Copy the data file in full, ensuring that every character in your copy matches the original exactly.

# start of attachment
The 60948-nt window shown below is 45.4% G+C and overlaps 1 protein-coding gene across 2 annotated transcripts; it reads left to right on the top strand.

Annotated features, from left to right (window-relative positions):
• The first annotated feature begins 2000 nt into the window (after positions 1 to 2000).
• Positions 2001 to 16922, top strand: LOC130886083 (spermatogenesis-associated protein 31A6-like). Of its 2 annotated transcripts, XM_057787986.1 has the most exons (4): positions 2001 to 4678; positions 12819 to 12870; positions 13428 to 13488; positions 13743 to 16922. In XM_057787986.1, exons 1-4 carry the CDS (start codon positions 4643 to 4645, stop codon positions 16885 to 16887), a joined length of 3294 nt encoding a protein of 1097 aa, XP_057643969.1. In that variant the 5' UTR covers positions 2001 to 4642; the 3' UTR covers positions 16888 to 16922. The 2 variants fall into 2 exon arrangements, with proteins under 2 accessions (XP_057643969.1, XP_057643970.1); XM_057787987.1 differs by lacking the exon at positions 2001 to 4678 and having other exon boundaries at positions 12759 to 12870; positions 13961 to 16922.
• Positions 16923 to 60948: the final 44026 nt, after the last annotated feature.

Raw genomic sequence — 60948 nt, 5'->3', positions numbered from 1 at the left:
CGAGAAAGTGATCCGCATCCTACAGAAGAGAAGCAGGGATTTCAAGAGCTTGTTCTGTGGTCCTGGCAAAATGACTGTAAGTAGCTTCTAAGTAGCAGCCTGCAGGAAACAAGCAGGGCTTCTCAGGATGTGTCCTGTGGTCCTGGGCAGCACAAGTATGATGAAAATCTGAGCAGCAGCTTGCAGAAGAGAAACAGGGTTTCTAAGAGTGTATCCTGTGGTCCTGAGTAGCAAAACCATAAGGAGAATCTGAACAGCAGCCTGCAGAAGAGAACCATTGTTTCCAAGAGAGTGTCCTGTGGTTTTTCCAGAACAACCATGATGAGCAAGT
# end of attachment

The 60948-nt window shown below is 45.4% G+C and overlaps 1 protein-coding gene across 2 annotated transcripts; it reads left to right on the top strand.

Annotated features, from left to right (window-relative positions):
• The first annotated feature begins 2000 nt into the window (after positions 1 to 2000).
• Positions 2001 to 16922, top strand: LOC130886083 (spermatogenesis-associated protein 31A6-like). Of its 2 annotated transcripts, XM_057787986.1 has the most exons (4): positions 2001 to 4678; positions 12819 to 12870; positions 13428 to 13488; positions 13743 to 16922. In XM_057787986.1, exons 1-4 carry the CDS (start codon positions 4643 to 4645, stop codon positions 16885 to 16887), a joined length of 3294 nt encoding a protein of 1097 aa, XP_057643969.1. In that variant the 5' UTR covers positions 2001 to 4642; the 3' UTR covers positions 16888 to 16922. The 2 variants fall into 2 exon arrangements, with proteins under 2 accessions (XP_057643969.1, XP_057643970.1); XM_057787987.1 differs by lacking the exon at positions 2001 to 4678 and having other exon boundaries at positions 12759 to 12870; positions 13961 to 16922.
• Positions 16923 to 60948: the final 44026 nt, after the last annotated feature.

Raw genomic sequence — 60948 nt, 5'->3', positions numbered from 1 at the left:
CGAGAAAGTGATCCGCATCCTACAGAAGAGAAGCAGGGATTTCAAGAGCTTGTTCTGTGGTCCTGGCAAAATGACTGTAAGTAGCTTCTAAGTAGCAGCCTGCAGGAAACAAGCAGGGCTTCTCAGGATGTGTCCTGTGGTCCTGGGCAGCACAAGTATGATGAAAATCTGAGCAGCAGCTTGCAGAAGAGAAACAGGGTTTCTAAGAGTGTATCCTGTGGTCCTGAGTAGCAAAACCATAAGGAGAATCTGAACAGCAGCCTGCAGAAGAGAACCATTGTTTCCAAGAGAGTGTCCTGTGGTTTTTCCAGAACAACCATGATGAGCAAGT